Last year, Australia introduced a register to monitor foreign investment in its agricultural land. The move was in response to concerns that foreign buyers were snapping up the country’s farmland, not unlike the fears that foreign investors were doing the same with its supply of residential real estate.
Around the same time, new restrictions were imposed upon foreign investment with any purchase of agricultural land worth over 15 million Australian dollars subject to screening for approval.
Now, the first official figures have been released by the Agricultural Land Register – and they dispel the myth that Chinese investors have acquired large swathes of the country’s farmland. Treasure Scott Mirroson revealed the report on Wednesday, which confirmed that only 13.7 per cent of Australian agricultural land is owned by international investors. Top of the list? The UK, which accounts for 7.2 per cent, followed by the US, which accounts for 2 per cent. Chinese investors, on the other hand, are fifth, holding just 0.38 per cent of the country’s farmland, behind Singapore and the Netherlands.
“China was still well down the list,” Morrison told Sky News, noting that the register “informs the quality of decision making, it informs the quality of policy making and it informs, hopefully, the quality of the debate”.
Morrison, though, defended Australia’s right to work in the national interest and monitor ownership of its land.
“There’s nothing wrong with Australia exercising its sovereign right to decide whether there can be agricultural land sold to foreign interests,” he told Sky.
Earlier this year, Morrison vetoed a Chinese group’s bid to buy the S. Kidman & Co. cattle ranches, which went up for sale in 2015 and span a staggering 1.3 per cent of the country’s land.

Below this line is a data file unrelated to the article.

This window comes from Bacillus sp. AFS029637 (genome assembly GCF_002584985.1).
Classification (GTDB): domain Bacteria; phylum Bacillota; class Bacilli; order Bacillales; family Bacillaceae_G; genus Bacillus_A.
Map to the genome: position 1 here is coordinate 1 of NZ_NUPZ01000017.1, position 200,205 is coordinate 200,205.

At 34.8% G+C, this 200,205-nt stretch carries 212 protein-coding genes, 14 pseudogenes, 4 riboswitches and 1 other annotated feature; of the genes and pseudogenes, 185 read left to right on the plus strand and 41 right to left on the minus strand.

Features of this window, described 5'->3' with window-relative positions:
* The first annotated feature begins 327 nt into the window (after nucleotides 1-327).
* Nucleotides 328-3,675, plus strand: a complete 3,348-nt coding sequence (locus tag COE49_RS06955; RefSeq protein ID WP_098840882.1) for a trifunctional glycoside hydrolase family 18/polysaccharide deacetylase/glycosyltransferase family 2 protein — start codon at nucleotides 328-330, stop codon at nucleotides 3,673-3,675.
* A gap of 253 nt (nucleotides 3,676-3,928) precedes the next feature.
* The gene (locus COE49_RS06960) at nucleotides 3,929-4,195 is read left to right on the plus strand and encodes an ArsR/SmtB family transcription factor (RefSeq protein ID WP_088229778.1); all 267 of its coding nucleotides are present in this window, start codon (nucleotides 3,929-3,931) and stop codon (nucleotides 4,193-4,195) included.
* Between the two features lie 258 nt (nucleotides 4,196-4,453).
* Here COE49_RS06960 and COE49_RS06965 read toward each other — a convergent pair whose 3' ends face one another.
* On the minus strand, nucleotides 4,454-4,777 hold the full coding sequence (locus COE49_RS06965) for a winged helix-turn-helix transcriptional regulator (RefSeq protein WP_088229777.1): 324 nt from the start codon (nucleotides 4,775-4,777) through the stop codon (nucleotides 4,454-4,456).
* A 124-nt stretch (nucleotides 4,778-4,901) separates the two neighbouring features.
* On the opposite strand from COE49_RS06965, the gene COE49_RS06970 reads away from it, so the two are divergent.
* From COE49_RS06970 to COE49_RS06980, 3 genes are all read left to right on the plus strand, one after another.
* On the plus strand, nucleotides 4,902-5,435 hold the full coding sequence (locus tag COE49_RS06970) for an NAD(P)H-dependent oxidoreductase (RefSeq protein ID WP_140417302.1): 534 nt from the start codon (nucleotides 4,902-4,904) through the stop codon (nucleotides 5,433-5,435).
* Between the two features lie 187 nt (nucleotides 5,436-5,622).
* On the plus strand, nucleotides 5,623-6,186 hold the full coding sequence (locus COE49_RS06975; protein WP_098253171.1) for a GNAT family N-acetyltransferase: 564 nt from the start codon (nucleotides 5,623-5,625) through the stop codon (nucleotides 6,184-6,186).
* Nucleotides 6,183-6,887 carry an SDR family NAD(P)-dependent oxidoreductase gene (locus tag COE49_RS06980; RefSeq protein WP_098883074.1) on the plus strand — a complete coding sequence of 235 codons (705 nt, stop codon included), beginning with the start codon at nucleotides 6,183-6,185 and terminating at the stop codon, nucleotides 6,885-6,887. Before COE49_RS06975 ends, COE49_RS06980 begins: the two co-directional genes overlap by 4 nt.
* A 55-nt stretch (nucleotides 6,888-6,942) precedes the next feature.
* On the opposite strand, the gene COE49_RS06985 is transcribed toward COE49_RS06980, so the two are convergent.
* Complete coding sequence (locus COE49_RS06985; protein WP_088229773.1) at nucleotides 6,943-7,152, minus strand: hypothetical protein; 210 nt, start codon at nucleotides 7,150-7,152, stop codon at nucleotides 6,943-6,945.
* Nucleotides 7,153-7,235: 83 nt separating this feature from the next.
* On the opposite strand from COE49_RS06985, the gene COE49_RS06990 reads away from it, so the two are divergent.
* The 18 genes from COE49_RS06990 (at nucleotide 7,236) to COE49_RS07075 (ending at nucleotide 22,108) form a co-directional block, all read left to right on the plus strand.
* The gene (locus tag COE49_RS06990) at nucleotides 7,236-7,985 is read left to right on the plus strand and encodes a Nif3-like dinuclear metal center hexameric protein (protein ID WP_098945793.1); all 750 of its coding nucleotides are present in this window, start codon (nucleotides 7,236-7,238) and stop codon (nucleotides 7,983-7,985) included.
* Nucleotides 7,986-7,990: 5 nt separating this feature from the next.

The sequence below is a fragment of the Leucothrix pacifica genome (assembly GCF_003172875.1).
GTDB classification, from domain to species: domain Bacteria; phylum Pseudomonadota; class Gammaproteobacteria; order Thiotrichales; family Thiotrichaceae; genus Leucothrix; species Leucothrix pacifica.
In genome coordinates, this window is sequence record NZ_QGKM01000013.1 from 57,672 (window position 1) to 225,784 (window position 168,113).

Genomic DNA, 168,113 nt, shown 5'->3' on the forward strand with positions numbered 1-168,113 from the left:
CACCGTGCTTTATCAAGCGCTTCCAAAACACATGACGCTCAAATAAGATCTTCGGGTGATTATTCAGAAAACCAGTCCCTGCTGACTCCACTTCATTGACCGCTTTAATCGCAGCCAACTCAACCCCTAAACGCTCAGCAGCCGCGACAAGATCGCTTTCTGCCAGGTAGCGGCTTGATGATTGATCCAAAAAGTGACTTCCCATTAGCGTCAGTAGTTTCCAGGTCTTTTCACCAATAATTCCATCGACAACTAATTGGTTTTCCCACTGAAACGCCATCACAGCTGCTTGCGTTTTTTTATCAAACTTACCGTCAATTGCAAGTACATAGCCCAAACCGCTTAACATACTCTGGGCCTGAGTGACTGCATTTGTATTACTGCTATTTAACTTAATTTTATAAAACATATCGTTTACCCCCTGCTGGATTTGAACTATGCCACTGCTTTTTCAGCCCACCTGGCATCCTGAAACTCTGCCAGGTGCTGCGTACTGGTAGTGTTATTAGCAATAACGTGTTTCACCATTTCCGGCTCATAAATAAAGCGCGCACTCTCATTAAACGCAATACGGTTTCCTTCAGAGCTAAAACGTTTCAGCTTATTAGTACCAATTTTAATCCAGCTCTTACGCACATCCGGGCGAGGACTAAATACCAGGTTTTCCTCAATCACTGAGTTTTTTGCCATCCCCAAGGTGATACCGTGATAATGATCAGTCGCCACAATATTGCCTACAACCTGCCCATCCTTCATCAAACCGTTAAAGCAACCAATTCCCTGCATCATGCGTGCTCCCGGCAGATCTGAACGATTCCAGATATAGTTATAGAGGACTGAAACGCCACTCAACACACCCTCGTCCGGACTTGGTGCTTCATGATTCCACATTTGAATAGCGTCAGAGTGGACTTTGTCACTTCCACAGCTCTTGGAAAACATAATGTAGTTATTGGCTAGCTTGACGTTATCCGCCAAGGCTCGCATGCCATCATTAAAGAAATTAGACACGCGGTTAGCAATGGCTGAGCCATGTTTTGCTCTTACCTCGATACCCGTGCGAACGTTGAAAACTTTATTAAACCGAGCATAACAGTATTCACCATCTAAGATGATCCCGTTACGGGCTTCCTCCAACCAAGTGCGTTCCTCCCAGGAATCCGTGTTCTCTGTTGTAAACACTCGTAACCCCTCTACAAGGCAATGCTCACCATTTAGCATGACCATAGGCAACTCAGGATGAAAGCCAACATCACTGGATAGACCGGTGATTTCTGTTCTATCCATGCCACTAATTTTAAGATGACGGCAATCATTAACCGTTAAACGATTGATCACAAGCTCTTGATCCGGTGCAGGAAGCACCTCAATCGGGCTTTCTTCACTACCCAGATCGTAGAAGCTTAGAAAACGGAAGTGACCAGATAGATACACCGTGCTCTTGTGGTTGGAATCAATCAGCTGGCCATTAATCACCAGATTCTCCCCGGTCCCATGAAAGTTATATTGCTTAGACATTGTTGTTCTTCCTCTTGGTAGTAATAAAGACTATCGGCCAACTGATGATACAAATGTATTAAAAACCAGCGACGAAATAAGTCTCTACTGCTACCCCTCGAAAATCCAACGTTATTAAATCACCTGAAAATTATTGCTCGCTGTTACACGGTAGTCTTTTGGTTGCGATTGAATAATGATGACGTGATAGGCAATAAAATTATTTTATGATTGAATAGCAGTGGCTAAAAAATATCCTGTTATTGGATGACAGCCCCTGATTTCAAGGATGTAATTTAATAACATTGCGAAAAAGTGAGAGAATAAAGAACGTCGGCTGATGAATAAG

“Foreign investment has been part of this country since Captain Cook turned up. It’s been an important part of our development and an important part of our prosperity… but it must be in our national interest and that’s why we have those very tight review thresholds and controls,” he added.
“In a lot of these transactions we’re seeing hundreds of millions of dollars being poured into new equipment, new technologies, new crops… all of these sorts of things that are supporting jobs in regional Australia.”
Australia restricts foreign investment in farmland
13th February 2015
Photo: Flannel Fotos
The Commonwealth Government announced the changes this week, highlighting the importance of foreign investment coming in “on our terms” and for the nation’s benefit.
Indeed, Australia has become increasingly concerned over levels of overseas investment in its real estate, both land and property. House prices have risen in recent months, which, combined with low supply, has left some domestic buyers unable to afford to purchase homes; a situation that some fear has been exacerbated by the entry of foreign buyers into the market.
Concerns have also arisen surrounding Australia’s food security, prompting PM Tony Abbott to introduce the new regulations.
From 1st March 2015, any purchase of agricultural land worth over 15 million Australian dollars will be subject to screening for approval. This threshold has been lowered from 252 million.
The new $15 million screening threshold will apply to the cumulative value of agricultural land owned by the foreign investor, including the purposed purchase.
From 1st July 2015, the Australian Tax Office (ATO) will also start collecting information on all new foreign investment in agricultural land regardless of value, while a foreign ownership register will be introduced as well.
To provide an accurate log of foreign investment, the ATO will commence a stocktake of existing agricultural land ownership by overseas interests.
The announcement could mark the start of a shift towards increased regulation of all foreign investment in Australian real estate.
“The Government is currently considering the recommendations of the Parliamentary Committee inquiry led by Kelly O’Dwyer MP regarding foreign investment in residential real estate,” added Abbott’s statement.
“There does need to be better enforcement of the rules for foreign purchases of existing homes so that young people are not priced out of the market.”
“The Government will announce details of the reforms to foreign investment in residential real estate in coming weeks,” confirmed the statement.
“Foreign investment always has, and will continue to be, integral to Australia’s economic success.”